Maintenance of Neutrality and Objectivity in News
Objectivity, balance, absence of bias and generalizations, and neutrality are the most significant features and characteristics of news. Maintenance of neutrality and objectivity in news are often classified as the main principle of information coverage that give the chance to the audience to make their own mind about a certain event, decide what to believe, and choose information that seems to be reliable from their own perspective. The current paper aims to shed light on how the impression of neutrality and objectivity is usually maintained in news. To achieve this, the paper will provide evidence that news can and should represent information in a neutral, impartial, and objective manner. Moreover, much attention will be paid to the concepts of neutrality and objectivity, several convincing reasons that justify the importance of these qualities, and, finally, examples of how neutrality and objectivity should be maintained in news.
Despite the fact that the terms “neutrality” and “objectivity” are often used interchangeably, there are substantial differences between these two concepts. The term “neutrality” is often associated with impartiality and is defined as a state of not supporting or assisting someone in cases of conflicts or disagreements (Andersen & Gray, 2008). Generally speaking, neutrality may be compared to the impartial voice that should be maintained in news in order not to obtrude upon the audience (Andersen & Gray, 2008). Thus, news can be neutral in case news reports are portrayed in an impartial and unbiased manner that does not dictate how information should be understood, evaluated, and responded to.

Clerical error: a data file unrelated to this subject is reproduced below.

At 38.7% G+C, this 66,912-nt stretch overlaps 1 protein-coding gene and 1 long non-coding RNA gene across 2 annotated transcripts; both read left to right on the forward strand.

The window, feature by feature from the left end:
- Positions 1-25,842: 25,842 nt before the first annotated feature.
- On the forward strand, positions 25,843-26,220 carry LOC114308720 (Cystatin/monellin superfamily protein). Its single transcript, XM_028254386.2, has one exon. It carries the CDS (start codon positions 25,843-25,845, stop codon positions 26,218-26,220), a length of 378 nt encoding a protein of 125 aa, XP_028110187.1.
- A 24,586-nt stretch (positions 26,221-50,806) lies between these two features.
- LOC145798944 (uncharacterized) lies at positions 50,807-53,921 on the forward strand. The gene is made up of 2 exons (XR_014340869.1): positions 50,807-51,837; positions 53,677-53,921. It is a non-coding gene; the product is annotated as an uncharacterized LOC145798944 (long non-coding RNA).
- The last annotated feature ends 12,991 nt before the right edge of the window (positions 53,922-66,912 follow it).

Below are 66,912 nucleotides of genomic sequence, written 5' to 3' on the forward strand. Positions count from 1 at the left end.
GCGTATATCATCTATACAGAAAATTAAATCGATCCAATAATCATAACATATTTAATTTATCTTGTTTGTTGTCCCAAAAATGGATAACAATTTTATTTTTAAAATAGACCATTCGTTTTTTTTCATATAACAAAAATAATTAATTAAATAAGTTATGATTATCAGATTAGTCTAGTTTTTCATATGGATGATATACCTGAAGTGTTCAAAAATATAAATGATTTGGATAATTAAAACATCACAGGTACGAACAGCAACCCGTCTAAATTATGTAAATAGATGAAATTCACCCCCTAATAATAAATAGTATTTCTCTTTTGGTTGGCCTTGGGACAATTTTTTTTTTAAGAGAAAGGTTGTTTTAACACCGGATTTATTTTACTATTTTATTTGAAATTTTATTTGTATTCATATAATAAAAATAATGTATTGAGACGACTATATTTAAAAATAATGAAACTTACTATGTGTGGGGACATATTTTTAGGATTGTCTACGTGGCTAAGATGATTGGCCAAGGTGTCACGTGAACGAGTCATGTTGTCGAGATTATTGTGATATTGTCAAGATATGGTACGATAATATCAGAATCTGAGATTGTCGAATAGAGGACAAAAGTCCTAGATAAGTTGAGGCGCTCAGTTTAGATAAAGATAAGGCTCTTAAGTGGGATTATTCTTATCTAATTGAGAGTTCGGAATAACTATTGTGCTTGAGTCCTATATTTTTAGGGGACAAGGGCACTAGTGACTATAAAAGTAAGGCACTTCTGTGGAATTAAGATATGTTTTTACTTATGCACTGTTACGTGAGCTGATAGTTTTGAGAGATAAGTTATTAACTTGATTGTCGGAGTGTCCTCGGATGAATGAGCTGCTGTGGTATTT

On the other hand, objectivity is the vehicle of neutrality that makes news unbiased and uncolored. According to the estimations of the researchers who explore objectivity in news, the birth of objectivity dates back to the 1920s (Cohen-Almagor, 2008). The term “objectivity” was initially coined to combat the problems of journalism and democracy. Although objectivity has acquired absolutely different meaning in the 21st century, objective approach to news delivery in 1920s was created to cope with new information as well as new conditions (Cohen-Almagor, 2008). Nowadays, objectivity is commonly defined as the quality of being true and free from biases, generalizations, individual interpretations, and personal feelings (Wien, 2006). Objectivity in news consists of several interdependent dimensions, including accuracy of information, truthfulness, balance, fairness, and, finally, moral neutrality (Maras, 2013). According to the estimations of Cohen-Almagor (2008), the notion of objectivity in news is related to different aspects, especially arrangement of news, framing, and influence on the public (Cohen-Almagor, 2008). Thus, objectivity, similarly to neutrality, is possible and, at the same time, is necessary because news should not focus on simple collection of terms, but should weigh and assess the evidence.